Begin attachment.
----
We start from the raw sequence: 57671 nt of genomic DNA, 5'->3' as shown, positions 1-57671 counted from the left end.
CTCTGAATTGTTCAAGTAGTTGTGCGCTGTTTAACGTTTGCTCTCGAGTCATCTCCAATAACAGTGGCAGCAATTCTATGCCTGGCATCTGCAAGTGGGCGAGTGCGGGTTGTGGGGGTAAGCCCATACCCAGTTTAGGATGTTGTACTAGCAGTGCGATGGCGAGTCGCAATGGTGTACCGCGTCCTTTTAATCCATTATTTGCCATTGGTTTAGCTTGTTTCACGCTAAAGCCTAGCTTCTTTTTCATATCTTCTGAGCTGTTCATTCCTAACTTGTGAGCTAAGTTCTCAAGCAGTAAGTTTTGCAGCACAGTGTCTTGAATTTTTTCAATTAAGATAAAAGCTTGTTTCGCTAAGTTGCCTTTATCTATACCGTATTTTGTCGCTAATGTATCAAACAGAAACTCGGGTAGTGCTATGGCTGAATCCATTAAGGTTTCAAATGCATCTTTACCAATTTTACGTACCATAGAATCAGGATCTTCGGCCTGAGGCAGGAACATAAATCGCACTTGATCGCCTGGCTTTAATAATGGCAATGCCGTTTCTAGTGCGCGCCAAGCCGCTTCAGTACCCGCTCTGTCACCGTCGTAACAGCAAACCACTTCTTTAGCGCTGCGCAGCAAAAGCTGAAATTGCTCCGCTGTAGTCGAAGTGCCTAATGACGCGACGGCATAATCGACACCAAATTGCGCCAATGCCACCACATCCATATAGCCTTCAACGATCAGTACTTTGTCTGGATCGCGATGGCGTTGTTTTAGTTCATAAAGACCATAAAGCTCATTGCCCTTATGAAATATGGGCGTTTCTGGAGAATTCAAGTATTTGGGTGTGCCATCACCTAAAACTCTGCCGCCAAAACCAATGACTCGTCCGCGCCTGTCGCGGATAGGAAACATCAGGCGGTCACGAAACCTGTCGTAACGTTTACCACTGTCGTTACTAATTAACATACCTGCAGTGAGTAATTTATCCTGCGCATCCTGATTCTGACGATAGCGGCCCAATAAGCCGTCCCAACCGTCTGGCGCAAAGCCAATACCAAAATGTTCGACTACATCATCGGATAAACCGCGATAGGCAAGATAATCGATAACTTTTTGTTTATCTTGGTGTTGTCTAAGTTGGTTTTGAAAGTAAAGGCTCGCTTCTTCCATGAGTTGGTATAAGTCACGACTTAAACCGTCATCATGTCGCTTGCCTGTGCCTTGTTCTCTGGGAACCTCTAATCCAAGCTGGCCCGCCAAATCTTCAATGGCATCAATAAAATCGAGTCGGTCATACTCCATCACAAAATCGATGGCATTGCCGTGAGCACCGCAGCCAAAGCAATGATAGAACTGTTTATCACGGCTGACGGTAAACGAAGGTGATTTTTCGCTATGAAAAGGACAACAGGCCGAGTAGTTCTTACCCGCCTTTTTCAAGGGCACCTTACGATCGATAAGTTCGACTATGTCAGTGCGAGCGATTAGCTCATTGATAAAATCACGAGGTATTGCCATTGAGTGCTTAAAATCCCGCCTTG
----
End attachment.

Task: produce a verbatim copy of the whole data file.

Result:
We start from the raw sequence: 57671 nt of genomic DNA, 5'->3' as shown, positions 1-57671 counted from the left end.
CTCTGAATTGTTCAAGTAGTTGTGCGCTGTTTAACGTTTGCTCTCGAGTCATCTCCAATAACAGTGGCAGCAATTCTATGCCTGGCATCTGCAAGTGGGCGAGTGCGGGTTGTGGGGGTAAGCCCATACCCAGTTTAGGATGTTGTACTAGCAGTGCGATGGCGAGTCGCAATGGTGTACCGCGTCCTTTTAATCCATTATTTGCCATTGGTTTAGCTTGTTTCACGCTAAAGCCTAGCTTCTTTTTCATATCTTCTGAGCTGTTCATTCCTAACTTGTGAGCTAAGTTCTCAAGCAGTAAGTTTTGCAGCACAGTGTCTTGAATTTTTTCAATTAAGATAAAAGCTTGTTTCGCTAAGTTGCCTTTATCTATACCGTATTTTGTCGCTAATGTATCAAACAGAAACTCGGGTAGTGCTATGGCTGAATCCATTAAGGTTTCAAATGCATCTTTACCAATTTTACGTACCATAGAATCAGGATCTTCGGCCTGAGGCAGGAACATAAATCGCACTTGATCGCCTGGCTTTAATAATGGCAATGCCGTTTCTAGTGCGCGCCAAGCCGCTTCAGTACCCGCTCTGTCACCGTCGTAACAGCAAACCACTTCTTTAGCGCTGCGCAGCAAAAGCTGAAATTGCTCCGCTGTAGTCGAAGTGCCTAATGACGCGACGGCATAATCGACACCAAATTGCGCCAATGCCACCACATCCATATAGCCTTCAACGATCAGTACTTTGTCTGGATCGCGATGGCGTTGTTTTAGTTCATAAAGACCATAAAGCTCATTGCCCTTATGAAATATGGGCGTTTCTGGAGAATTCAAGTATTTGGGTGTGCCATCACCTAAAACTCTGCCGCCAAAACCAATGACTCGTCCGCGCCTGTCGCGGATAGGAAACATCAGGCGGTCACGAAACCTGTCGTAACGTTTACCACTGTCGTTACTAATTAACATACCTGCAGTGAGTAATTTATCCTGCGCATCCTGATTCTGACGATAGCGGCCCAATAAGCCGTCCCAACCGTCTGGCGCAAAGCCAATACCAAAATGTTCGACTACATCATCGGATAAACCGCGATAGGCAAGATAATCGATAACTTTTTGTTTATCTTGGTGTTGTCTAAGTTGGTTTTGAAAGTAAAGGCTCGCTTCTTCCATGAGTTGGTATAAGTCACGACTTAAACCGTCATCATGTCGCTTGCCTGTGCCTTGTTCTCTGGGAACCTCTAATCCAAGCTGGCCCGCCAAATCTTCAATGGCATCAATAAAATCGAGTCGGTCATACTCCATCACAAAATCGATGGCATTGCCGTGAGCACCGCAGCCAAAGCAATGATAGAACTGTTTATCACGGCTGACGGTAAACGAAGGTGATTTTTCGCTATGAAAAGGACAACAGGCCGAGTAGTTCTTACCCGCCTTTTTCAAGGGCACCTTACGATCGATAAGTTCGACTATGTCAGTGCGAGCGATTAGCTCATTGATAAAATCACGAGGTATTGCCATTGAGTGCTTAAAATCCCGCCTTG